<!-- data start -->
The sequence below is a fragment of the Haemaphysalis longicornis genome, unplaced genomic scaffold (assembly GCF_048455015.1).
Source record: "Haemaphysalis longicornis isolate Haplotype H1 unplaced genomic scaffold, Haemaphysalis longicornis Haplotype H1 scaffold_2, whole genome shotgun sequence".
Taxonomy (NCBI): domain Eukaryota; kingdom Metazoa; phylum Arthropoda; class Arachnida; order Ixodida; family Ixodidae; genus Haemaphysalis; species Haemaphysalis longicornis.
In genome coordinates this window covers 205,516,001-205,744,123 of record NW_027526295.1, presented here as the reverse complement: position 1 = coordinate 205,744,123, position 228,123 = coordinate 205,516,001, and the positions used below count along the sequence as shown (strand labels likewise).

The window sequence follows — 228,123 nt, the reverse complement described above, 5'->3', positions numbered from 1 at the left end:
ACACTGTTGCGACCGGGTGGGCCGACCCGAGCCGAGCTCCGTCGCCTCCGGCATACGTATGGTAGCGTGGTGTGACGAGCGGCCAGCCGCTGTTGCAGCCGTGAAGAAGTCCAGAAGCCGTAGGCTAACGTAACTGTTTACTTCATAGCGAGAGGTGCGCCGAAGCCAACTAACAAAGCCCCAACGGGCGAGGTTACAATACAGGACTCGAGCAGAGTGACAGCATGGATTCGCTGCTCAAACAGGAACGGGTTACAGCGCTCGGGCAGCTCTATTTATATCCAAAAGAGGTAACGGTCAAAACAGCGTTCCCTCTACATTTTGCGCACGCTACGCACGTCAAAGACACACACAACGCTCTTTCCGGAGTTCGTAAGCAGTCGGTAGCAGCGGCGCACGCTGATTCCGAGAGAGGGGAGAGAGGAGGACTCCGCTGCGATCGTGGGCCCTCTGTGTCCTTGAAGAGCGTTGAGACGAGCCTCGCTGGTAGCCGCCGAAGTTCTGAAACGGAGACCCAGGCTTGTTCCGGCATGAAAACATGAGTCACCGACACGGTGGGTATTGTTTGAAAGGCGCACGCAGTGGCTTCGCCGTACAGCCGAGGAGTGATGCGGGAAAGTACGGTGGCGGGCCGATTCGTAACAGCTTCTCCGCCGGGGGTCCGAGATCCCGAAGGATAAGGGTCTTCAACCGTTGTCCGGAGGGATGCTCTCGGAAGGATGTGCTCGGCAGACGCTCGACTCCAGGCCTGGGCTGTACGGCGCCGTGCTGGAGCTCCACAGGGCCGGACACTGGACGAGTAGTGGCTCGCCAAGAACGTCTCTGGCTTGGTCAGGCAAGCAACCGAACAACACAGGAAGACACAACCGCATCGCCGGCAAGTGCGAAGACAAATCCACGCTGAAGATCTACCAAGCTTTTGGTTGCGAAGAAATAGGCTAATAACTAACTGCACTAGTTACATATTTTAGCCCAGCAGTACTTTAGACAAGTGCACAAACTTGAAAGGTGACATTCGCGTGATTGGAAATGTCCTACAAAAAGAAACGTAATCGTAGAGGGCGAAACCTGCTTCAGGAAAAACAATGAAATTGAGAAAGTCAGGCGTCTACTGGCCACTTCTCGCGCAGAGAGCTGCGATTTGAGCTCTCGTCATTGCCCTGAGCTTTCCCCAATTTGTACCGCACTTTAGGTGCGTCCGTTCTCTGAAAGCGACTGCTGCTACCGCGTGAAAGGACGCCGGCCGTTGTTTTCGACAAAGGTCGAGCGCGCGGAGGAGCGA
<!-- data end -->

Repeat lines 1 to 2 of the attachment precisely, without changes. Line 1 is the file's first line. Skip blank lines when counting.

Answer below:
The sequence below is a fragment of the Haemaphysalis longicornis genome, unplaced genomic scaffold (assembly GCF_048455015.1).
Source record: "Haemaphysalis longicornis isolate Haplotype H1 unplaced genomic scaffold, Haemaphysalis longicornis Haplotype H1 scaffold_2, whole genome shotgun sequence".